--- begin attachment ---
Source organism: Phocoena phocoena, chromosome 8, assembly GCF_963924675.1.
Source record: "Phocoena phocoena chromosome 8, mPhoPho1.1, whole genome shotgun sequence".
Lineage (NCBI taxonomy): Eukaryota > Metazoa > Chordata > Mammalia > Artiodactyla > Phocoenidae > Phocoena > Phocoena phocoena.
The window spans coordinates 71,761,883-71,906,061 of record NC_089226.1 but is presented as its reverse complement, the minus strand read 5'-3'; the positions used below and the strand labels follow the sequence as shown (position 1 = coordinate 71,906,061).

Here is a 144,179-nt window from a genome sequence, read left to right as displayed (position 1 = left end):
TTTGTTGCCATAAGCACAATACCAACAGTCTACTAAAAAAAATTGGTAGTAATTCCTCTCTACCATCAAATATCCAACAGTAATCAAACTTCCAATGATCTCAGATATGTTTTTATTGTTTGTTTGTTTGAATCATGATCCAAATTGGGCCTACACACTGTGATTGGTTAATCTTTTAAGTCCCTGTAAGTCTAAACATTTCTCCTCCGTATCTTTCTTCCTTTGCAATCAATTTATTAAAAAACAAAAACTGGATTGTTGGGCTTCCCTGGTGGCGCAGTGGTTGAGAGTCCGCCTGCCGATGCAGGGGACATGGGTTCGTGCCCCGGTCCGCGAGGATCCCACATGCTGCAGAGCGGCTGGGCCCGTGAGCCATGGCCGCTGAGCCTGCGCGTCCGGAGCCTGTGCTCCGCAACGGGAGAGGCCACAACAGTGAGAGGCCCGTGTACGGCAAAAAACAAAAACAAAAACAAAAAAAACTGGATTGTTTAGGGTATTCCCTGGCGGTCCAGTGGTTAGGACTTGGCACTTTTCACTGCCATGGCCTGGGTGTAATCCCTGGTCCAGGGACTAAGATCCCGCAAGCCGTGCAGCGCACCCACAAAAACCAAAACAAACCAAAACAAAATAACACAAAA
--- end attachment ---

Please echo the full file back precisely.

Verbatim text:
Source organism: Phocoena phocoena, chromosome 8, assembly GCF_963924675.1.
Source record: "Phocoena phocoena chromosome 8, mPhoPho1.1, whole genome shotgun sequence".
Lineage (NCBI taxonomy): Eukaryota > Metazoa > Chordata > Mammalia > Artiodactyla > Phocoenidae > Phocoena > Phocoena phocoena.
The window spans coordinates 71,761,883-71,906,061 of record NC_089226.1 but is presented as its reverse complement, the minus strand read 5'-3'; the positions used below and the strand labels follow the sequence as shown (position 1 = coordinate 71,906,061).

Here is a 144,179-nt window from a genome sequence, read left to right as displayed (position 1 = left end):
TTTGTTGCCATAAGCACAATACCAACAGTCTACTAAAAAAAATTGGTAGTAATTCCTCTCTACCATCAAATATCCAACAGTAATCAAACTTCCAATGATCTCAGATATGTTTTTATTGTTTGTTTGTTTGAATCATGATCCAAATTGGGCCTACACACTGTGATTGGTTAATCTTTTAAGTCCCTGTAAGTCTAAACATTTCTCCTCCGTATCTTTCTTCCTTTGCAATCAATTTATTAAAAAACAAAAACTGGATTGTTGGGCTTCCCTGGTGGCGCAGTGGTTGAGAGTCCGCCTGCCGATGCAGGGGACATGGGTTCGTGCCCCGGTCCGCGAGGATCCCACATGCTGCAGAGCGGCTGGGCCCGTGAGCCATGGCCGCTGAGCCTGCGCGTCCGGAGCCTGTGCTCCGCAACGGGAGAGGCCACAACAGTGAGAGGCCCGTGTACGGCAAAAAACAAAAACAAAAACAAAAAAAACTGGATTGTTTAGGGTATTCCCTGGCGGTCCAGTGGTTAGGACTTGGCACTTTTCACTGCCATGGCCTGGGTGTAATCCCTGGTCCAGGGACTAAGATCCCGCAAGCCGTGCAGCGCACCCACAAAAACCAAAACAAACCAAAACAAAATAACACAAAA